India, in turn, seeks access to Central Asian energy reserves and the expanding regional presence of China. The recently constructed pipeline carrying gas from Turkmenistan to China via Uzbekistan and Kazakhstan clearly demonstrates that India is a late-comer in Central Asia. To compete globally and regionally, India needs to rapidly reconnect with Central Asia. Reinvigorating the work on the TAPI, which will provide India with 60 percent of the 33 billion cubic meters (bcm) of gas annually, is therefore essential for New Delhi, given the lack of prospects to import gas from Iran (Dawn, March 15). Turkmenistan’s Davletobad deposits, which contain 4.5 to 16 thousand cubic meters (tcm) of gas, can easily supply India with the necessary volumes of gas. New Delhi requires up to 110 bcm of gas annually to meet its needs, while Ashgabat currently plans to export to a diverse group of countries up to 125 bcm of gas per year by 2015 (www.turkmenistan.ru, May 24; www.chrono-tm.org, May 26; www.integrum.ru, May 20, 2005; www.energyland.info, May 10).
Difficult security conditions in Afghanistan and unresolved issues between India and Pakistan may serve to encourage the launch of the TAPI rather than cause its failure. Moreover, providing its parties with diversified energy imports, the project would assist with the reconstruction of Afghanistan by providing twelve thousand jobs to the Afghans and $400 million in annual transit fees to the country (www.islamnews.ru, April 3). The planned withdrawal of coalition forces only reinforces this imperative as the operation of the pipeline will ensure a steady stream of financial flows, with local and regional actors gradually developing a lasting stake in the emerging economic links. The TAPI will also contribute to a more competitive economic and political environment in Central Asia, providing Ashgabat with more room to maneuver vis-à-vis Russia, the West, China, India and Iran –the players that either have, or plan, a significant presence in Turkmenistan’s energy sector.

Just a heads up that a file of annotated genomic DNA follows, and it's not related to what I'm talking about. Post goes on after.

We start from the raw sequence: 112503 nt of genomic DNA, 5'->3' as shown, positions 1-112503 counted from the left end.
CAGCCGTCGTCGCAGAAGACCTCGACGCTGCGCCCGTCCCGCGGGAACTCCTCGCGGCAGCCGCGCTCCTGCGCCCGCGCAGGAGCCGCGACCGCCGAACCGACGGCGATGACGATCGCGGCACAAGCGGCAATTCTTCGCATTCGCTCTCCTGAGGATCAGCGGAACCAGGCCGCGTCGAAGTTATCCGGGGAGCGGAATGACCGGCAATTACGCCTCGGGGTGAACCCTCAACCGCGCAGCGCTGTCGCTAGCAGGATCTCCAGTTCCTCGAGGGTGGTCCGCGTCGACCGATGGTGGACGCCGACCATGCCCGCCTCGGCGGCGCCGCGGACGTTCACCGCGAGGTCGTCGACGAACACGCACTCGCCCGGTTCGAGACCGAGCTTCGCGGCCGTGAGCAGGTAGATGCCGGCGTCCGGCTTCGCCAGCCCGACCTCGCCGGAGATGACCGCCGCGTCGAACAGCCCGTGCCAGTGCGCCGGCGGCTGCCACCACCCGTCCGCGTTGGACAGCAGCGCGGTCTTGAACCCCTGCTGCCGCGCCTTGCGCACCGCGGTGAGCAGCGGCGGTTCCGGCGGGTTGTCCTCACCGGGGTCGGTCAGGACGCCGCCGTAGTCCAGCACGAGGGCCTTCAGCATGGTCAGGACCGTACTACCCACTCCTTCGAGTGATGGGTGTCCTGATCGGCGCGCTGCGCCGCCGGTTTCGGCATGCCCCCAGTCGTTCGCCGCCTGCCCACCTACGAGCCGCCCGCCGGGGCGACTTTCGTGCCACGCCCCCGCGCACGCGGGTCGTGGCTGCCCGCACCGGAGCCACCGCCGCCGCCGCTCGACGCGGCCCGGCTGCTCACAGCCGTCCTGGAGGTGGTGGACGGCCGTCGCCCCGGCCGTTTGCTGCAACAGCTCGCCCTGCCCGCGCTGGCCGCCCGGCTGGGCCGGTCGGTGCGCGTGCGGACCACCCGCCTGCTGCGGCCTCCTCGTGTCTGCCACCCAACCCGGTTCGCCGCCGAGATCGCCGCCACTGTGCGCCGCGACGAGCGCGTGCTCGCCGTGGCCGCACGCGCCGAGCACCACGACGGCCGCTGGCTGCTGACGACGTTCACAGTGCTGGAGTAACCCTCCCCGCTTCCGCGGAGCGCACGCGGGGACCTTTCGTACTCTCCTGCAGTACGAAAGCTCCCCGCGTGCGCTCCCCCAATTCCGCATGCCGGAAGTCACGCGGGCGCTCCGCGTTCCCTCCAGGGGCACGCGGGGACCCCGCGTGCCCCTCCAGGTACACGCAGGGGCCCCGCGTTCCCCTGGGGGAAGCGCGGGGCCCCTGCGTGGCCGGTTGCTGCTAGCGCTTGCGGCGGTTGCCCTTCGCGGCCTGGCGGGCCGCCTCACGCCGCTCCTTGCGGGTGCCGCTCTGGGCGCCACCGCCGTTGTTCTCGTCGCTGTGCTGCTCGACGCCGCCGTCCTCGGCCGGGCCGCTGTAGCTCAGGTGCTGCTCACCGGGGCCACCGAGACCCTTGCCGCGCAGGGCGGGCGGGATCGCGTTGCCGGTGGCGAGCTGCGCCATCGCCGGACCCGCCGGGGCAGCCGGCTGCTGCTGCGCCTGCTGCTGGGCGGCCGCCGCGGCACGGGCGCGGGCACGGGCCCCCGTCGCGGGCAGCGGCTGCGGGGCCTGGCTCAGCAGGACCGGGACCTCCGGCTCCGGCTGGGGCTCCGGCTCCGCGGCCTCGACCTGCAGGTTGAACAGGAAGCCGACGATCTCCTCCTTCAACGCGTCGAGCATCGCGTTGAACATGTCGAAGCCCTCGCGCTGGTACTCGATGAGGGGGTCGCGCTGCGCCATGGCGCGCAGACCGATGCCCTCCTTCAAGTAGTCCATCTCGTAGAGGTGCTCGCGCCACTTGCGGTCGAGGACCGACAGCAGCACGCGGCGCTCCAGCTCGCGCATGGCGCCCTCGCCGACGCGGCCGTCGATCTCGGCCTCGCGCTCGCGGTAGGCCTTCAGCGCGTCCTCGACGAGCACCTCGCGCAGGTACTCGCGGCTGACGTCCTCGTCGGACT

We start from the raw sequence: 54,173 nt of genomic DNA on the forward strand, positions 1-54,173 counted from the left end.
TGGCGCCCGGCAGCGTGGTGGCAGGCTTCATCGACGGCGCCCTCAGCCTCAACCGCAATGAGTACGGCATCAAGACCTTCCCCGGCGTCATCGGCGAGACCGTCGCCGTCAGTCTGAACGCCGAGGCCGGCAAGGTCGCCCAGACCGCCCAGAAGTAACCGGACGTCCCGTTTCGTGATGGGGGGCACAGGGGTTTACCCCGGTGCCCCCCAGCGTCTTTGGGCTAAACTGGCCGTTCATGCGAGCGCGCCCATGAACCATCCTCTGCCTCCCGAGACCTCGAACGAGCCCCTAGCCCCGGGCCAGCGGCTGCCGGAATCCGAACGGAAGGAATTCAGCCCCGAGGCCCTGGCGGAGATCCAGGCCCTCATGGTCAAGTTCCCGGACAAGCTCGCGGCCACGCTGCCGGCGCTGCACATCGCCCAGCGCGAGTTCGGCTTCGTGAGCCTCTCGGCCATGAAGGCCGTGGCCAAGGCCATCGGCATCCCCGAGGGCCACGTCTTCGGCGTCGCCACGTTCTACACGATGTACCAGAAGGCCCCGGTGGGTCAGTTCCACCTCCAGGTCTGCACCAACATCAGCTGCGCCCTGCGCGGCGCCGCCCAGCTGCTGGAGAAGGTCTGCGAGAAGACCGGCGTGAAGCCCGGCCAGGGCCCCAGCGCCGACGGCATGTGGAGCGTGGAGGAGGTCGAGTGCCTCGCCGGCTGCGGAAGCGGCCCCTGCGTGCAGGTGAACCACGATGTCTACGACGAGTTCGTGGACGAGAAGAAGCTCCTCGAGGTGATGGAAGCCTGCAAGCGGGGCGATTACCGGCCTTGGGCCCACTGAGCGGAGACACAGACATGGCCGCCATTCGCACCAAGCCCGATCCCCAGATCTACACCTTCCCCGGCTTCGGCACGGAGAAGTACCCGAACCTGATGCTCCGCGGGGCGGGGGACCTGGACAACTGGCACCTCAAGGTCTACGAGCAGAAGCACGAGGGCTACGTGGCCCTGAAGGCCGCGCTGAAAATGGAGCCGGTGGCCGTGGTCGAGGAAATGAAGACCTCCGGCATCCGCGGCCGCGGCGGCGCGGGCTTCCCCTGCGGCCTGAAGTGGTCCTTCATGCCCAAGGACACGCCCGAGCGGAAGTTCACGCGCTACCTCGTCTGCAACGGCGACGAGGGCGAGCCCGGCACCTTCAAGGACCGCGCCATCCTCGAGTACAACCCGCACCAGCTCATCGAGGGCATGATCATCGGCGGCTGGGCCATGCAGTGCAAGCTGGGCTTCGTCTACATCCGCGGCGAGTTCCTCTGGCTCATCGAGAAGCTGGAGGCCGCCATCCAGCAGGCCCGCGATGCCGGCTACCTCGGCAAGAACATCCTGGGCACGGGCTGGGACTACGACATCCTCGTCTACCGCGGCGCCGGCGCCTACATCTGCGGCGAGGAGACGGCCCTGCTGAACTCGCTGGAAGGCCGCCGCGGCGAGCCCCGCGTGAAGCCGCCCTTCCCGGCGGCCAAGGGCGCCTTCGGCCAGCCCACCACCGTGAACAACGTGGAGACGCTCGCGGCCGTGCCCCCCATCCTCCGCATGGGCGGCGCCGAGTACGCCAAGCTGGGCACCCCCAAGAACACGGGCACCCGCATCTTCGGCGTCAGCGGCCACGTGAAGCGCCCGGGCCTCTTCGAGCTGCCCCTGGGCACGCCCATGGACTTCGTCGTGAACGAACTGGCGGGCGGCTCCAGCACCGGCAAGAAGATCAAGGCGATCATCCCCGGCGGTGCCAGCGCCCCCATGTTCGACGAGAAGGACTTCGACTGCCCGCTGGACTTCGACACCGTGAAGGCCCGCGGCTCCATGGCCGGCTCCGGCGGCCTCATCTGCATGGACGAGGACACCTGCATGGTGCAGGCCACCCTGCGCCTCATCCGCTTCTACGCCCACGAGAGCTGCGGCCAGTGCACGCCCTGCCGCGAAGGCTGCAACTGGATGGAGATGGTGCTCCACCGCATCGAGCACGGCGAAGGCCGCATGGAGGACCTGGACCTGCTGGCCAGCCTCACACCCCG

Pakistan, expected to increase its annual gas consumption to 44.5 bcm this year, will also benefit from the TAPI through diversified and expanded energy and trade relations with regional actors (www.integrum.ru, May 20, 2005). India, Pakistan and Afghanistan have already signed a framework agreement to purchase gas from Turkmenistan. Western support for the project makes the TAPI a viable undertaking, particularly considering international attempts to isolate Iran –another potential but less likely source of gas for India– from regional initiatives (www.utro.ru, June 2; www.chrono-tm.org, May 26; Dawn, March 15).
India has actively supported Turkmenistan’s neutrality, just as Ashgabat has backed New Delhi’s candidacy for a rotating seat on the UN Security Council for 2011-2012 (www.turkmenistan.gov.tm, May 26). Both states clearly do not confuse traditions of neutrality, relevant for both nations, with the need to diversify their foreign relations. India’s unprecedented economic growth and Turkmenistan’s search for diversification naturally encourage them to revive the TAPI project that will only further bind Central and South Asia with markets across Eurasia, while enhancing the prospects of a multi-faceted strategic partnership between New Delhi and Ashgabat in the process.